Julian Siegel is an oustanding multiple saxophonist, composer and arranger working in jazz with a classical impetus not dissimilar to Julian Joseph and Tim Garland. He was approached by Derby Jazz to discuss a commission, and they ended up putting together a jazz orchestra. The story goes Siegel made a list of his “dream team” lineup and every single person on the seventeen-strong list wanted to be a part of it.
On this short tour with no time off between Derby, Nottingham, Lincoln, Leicester, London and tonight’s closing concert in Birmingham, they’ve been able to ‘try things out’ each night. The music hasn’t been recorded yet. The thrill, Siegel says, is to hear the music played out by the members of the big band and discover “so that’s what it sounds like!”
In the spacious acoustic of Birmingham Town Hall, with this calibre of players, and a set of especially commissioned Siegel compositions, the experience is decorously rich and vibrant, with varied writing and generous scope for improvisation from each of the eighteen instrumentalists. The arrangements make the most of the intense sonorousness and warmth that having this much brass onstage generates.
Wise Child opens with a dedication to Wayne Shorter and something of the elliptical mysteriousness of the soprano master’s work, featuring Mike Chillingworth (alto sax). The great Mike Outram peppers the big band sound with jagged and precise sweeps of electric guitar.
Blues leads with lugubriously insinuating riffing and exciting solos from Jason Yarde (alto) and Trevor Mires (trombone).
The centrepiece of the evening, Tales from the Jacquard, is a sonata-length integrated suite with Ellingtonian breadth and lightness of touch. It draws inspiration from the lacemaking process that Siegel’s family was involved in in Nottingham, and opens with a field recording of lace-making machinery swooshing and sweeping.
The piece also explains the curious abstract graphic projected across the back curtain: it’s a Jacquard card, a device which controlled the lacemaking machines. Essentially a mechanical score, Siegel has repurposed these patterns of dots to help generate the ‘dots’ of the score: melodies and other features of the music.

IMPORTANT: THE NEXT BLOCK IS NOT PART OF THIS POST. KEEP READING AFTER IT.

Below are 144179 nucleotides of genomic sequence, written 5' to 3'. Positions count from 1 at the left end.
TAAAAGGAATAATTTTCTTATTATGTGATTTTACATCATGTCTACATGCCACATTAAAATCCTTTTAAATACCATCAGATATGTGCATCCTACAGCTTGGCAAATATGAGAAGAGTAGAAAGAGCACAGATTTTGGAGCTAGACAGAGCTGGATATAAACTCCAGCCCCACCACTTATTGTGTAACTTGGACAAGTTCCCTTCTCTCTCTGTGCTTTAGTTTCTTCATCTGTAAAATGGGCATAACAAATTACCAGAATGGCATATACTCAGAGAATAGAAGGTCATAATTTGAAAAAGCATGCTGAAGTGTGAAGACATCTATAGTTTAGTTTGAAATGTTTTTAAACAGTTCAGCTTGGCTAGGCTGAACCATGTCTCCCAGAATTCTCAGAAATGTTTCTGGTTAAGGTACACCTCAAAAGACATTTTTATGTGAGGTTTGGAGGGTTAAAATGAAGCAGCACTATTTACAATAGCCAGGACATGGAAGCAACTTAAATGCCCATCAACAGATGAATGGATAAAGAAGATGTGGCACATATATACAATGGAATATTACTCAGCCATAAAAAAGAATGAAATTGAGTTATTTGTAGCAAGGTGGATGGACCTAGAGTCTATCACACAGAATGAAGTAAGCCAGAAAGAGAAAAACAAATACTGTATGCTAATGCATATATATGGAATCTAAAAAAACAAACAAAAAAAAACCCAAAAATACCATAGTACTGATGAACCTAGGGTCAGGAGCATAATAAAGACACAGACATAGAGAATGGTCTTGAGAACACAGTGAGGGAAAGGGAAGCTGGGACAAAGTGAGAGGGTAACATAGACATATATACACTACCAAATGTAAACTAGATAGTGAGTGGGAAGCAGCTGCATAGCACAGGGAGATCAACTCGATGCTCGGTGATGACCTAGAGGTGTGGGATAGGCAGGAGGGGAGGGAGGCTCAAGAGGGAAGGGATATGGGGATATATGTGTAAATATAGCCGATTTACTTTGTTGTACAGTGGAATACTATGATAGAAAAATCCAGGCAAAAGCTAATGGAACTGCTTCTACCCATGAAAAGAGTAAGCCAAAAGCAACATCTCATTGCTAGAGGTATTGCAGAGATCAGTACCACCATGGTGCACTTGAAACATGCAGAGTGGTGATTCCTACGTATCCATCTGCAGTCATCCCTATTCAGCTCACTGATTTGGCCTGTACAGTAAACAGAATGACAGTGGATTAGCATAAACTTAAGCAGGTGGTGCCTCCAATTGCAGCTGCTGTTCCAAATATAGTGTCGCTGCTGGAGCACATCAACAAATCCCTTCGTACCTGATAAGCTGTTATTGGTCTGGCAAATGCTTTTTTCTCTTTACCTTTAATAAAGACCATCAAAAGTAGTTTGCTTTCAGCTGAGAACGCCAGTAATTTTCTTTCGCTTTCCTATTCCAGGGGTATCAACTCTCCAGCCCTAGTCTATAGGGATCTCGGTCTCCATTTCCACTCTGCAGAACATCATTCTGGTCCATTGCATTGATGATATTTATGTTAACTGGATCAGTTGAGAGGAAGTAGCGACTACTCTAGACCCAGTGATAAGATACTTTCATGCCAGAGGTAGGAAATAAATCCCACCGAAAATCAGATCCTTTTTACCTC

Tales from the Jacquard laces together a fluid suite of varied episodes with arpeggiated connecting tissue foregrounding pianist Liam Noble. One memorable passage finds tender neoclassical piano stoppages swelling in a kind of wonky honky tonky building to maximum big band.
A second set comprised Mama Badgers, the gandering laid-back groove of The Goose, the luminous ballad, Song, featuring Mark Nightingale (trombone) and Percy Pursglove (trumpet) and a speedy swinging number The Missing Link.
Interlude begins with a “bass-off” between Gemma Moore (baritone sax), Julian Siegel (bass clarinet), and Richard Henry (bass trombone) leading into a sparky theme from Siegel taken up with gusto by Jason Yarde (tenor sax) popping his mouth with rapid-fire double-tonguing, in turn followed by tenor Tori Freestone’s own game-uppping solo. By this point, the last bop on the last stop of the tour, everyone's playing is white hot. Liam Noble is a revelation as ever, somehow taking the tune through a rainbow of emotions and styles in a succession of harmonic modulations. The piece winds down softly to expansive legato writing.
Fantasy In D is a tribute to the great piano players on Blue Note, featuring Henry Lowther (trumpet), Tom Walsh (trumpet), and Trevor Mires (trombone). A sprightly bouncy hard-bop with melodic blue passages and flurries of improvisational activity. Siegel and Stan Sulzmann on tenor sax duel masterfully, leading us to the ensemble’s 18-gun salute and a lively farewell to a sensational tour.
JULIAN SIEGEL JAZZ ORCHESTRA – FULL LINE UP
Saxes / Clarinets / Compositions / Arrangements
Baritone Sax and Bass Clarinet
Bass Trombone and Tuba
Double and Electric Bass